TikTok is full of influencers showing off their stunning before-and-after shots and their weight loss after using the new class of weight loss drugs, but too many patients see this as a “quick fix” without the possible downsides.
The buzz about the new weight loss drugs has created a shortage, according to the U.S. Food and Drug Administration, which is expected to last for several months. The medications called semaglutide are sold under different brand names, including Ozempic and Wegovy, and promise patients a quick fix for weight loss.
Experts caution that it’s essential to understand these are not miracle drugs—and that there are risks to taking them outside their intended use. There is significant demand for the drugs. In 2019, more than 11 percent of the population was diagnosed with diabetes, while more than four in ten adults qualified as obese in 2020.
Like every medication, there are side effects. The most common side effects are gastrointestinal issues, such as nausea, constipation, diarrhea—and, more rarely, pancreatitis, gallbladder disease, and diabetic retinopathy.
These drugs have been extensively studied, but their relatively recent approval means researchers still don’t know what the effects of taking them long-term might be. There’s also little data about what happens when people suddenly stop taking them—which many may be forced to do amid current shortages.
Research suggests that stopping this medication could cause patients to regain weight, especially if they didn’t make any lifestyle changes.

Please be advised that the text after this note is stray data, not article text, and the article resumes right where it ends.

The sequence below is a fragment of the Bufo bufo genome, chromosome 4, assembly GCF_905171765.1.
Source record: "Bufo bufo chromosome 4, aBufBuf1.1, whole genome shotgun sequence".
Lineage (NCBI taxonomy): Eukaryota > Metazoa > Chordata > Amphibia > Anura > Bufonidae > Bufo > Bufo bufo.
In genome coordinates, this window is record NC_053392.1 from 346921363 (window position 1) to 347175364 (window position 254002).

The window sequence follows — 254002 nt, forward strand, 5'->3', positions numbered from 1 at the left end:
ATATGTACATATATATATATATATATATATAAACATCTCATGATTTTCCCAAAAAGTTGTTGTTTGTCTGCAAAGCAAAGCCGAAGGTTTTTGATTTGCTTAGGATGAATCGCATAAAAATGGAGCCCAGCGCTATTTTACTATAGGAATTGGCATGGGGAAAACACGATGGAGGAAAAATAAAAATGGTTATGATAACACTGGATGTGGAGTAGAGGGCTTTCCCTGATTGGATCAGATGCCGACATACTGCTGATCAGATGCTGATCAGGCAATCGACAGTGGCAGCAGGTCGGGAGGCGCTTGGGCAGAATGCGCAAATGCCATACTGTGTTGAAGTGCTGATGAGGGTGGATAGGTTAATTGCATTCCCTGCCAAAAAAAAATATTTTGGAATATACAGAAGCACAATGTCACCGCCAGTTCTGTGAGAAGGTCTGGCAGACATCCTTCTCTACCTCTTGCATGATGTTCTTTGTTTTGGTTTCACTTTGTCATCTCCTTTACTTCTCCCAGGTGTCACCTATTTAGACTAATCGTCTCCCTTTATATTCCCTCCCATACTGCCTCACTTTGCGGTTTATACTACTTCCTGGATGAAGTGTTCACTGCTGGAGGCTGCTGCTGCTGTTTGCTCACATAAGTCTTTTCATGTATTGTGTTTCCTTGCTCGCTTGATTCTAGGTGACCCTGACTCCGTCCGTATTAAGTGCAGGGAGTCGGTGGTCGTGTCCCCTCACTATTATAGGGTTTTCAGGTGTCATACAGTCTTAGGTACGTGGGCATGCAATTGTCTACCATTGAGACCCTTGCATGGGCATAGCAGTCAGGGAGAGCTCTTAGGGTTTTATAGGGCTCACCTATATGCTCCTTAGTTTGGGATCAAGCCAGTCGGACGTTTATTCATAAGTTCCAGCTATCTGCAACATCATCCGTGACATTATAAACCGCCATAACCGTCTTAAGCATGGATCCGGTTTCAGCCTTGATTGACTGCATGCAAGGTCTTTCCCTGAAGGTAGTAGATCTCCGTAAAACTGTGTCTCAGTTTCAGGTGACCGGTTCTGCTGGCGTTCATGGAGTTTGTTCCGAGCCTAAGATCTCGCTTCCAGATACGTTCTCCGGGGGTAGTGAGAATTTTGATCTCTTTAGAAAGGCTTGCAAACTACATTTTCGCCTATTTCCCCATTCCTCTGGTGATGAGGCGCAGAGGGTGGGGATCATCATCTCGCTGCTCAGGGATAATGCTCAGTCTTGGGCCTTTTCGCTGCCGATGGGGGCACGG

“In almost all weight-loss studies, it depends on your foundation,” says Stanford endocrinologist Sun Kim. “Your efforts at lifestyle will determine how much weight you lose. You’ll do well if you have your foundations like food, exercise, and sleep.” If not, you might regain as much as 20 percent of the weight loss per year.
These medications can also be costly, especially without insurance. Kim says an injection pen can run more than $1,000.
Robert Gabbay, the American Diabetes Association’s chief scientific and medical officer, says the organization is “very much concerned” about the Ozempic shortage. “The medication has been an important tool for people with diabetes,” he says. “Not only does it lower blood glucose and weight, but it has been shown to decrease cardiovascular events—heart attacks—one of the leading causes of death for those living with diabetes.”
In addition to all these warnings, insurers have yet to add coverage for these drugs, costing over $1000 a dose.
The real issue, however, is the irresponsible use of social media to promote a drug with many question marks. You can bet that the drug companies, although not involved, are loving this buzz.